Two big automotive components suppliers are teaming up to develop a fully autonomous driving system that carmakers could ‘plug in’ to their future models, according to The Wall Street Journal. Delphi Automotive, a former GM spinoff, and Jerusalem-based Mobileye aim to have their system ready for market by 2019, the WSJ said. The two companies already make the sensors and software that underpin some self-driving programs, but their business is being challenged by both established and disruptive automakers who aim to develop their own in-house technology. Delphi CEO Kevin Clark said the companies aim to invest “several hundred million dollars” in the project. The WSJ noted that Mobileye ended its relationship with Tesla after a high-profile fatality involving one of Tesla’s cars in May. WSJ, subscription required
• Keith Meister Wants Williams’ Whole Board Out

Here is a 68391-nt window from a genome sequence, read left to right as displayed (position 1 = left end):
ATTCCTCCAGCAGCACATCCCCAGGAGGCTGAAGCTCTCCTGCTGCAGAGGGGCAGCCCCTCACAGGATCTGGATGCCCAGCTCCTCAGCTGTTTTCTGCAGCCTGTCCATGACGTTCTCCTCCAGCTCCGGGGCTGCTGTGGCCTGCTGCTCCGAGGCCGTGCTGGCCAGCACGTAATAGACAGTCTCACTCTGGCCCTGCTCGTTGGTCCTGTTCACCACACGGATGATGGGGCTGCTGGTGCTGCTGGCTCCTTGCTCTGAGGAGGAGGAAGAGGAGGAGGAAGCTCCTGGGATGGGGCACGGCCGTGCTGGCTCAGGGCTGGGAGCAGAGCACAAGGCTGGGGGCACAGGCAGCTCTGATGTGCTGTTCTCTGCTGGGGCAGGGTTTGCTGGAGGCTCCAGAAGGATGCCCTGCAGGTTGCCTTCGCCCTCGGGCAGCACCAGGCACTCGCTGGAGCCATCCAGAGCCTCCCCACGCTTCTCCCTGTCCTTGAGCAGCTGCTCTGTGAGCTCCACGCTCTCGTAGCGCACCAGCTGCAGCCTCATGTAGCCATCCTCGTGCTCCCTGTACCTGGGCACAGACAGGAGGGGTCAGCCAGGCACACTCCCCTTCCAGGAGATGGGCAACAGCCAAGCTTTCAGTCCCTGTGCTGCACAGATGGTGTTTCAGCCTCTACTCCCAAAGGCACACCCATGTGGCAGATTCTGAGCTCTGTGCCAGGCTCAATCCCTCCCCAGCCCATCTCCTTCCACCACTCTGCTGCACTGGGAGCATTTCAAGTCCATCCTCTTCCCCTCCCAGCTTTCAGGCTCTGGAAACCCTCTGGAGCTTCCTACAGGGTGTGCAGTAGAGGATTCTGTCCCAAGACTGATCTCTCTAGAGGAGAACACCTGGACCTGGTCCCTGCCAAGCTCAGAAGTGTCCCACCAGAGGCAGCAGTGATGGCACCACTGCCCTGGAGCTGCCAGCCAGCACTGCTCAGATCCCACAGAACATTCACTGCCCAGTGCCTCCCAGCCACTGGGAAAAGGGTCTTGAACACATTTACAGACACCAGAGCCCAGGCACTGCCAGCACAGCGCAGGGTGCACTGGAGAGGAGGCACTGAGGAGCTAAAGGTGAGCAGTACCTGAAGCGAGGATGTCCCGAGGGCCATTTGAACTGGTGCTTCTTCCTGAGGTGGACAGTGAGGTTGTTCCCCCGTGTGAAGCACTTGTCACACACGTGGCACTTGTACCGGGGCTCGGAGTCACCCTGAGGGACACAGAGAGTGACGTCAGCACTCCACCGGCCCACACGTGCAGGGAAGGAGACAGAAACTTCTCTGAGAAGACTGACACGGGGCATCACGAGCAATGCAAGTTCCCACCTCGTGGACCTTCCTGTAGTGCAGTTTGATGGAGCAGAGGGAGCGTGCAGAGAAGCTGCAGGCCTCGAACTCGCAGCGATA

Activist investor Keith Meister is trying to get the whole board of pipeline operator Williams Cos replaced, only weeks after the collapse of its proposed takeover by Energy Transfer left his Plan A in tatters. Meister and five other board members had quit Williams after Energy Transfer wriggled out of its commitment to buy Williams for a price that no longer corresponded to market realities after the collapse in oil prices last year. Williams’ CEO has also rejected an approach from Enterprise Products Partners in the meantime. Meister told CNBC he had been forced to launch a proxy battle after Williams rejected a plan to nominate a majority of seven independent directors to its board. CNBC
• France ‘Covered up’ Renault Emission Violations
The French government covered up the worst excesses of Renault’s diesel vehicles’ emissions in an investigation into the use of possible ‘defeat devices’, according to the Financial Times. The government had set up a commission to see how widespread the problem of excess emissions was after the Volkswagen scandal erupted in September. However, much of the report was kept confidential and its published findings were inconclusive. There was widespread fear that a conflict of interest would impede the report: the French state owns 19.7% of Renault and is also traditionally protective of France’s other national champion, Peugeot SA. Neither company markets its diesels in the U.S. FT, metered access
Around the Water Cooler
• The Spectacular Fall of Ryan Lochte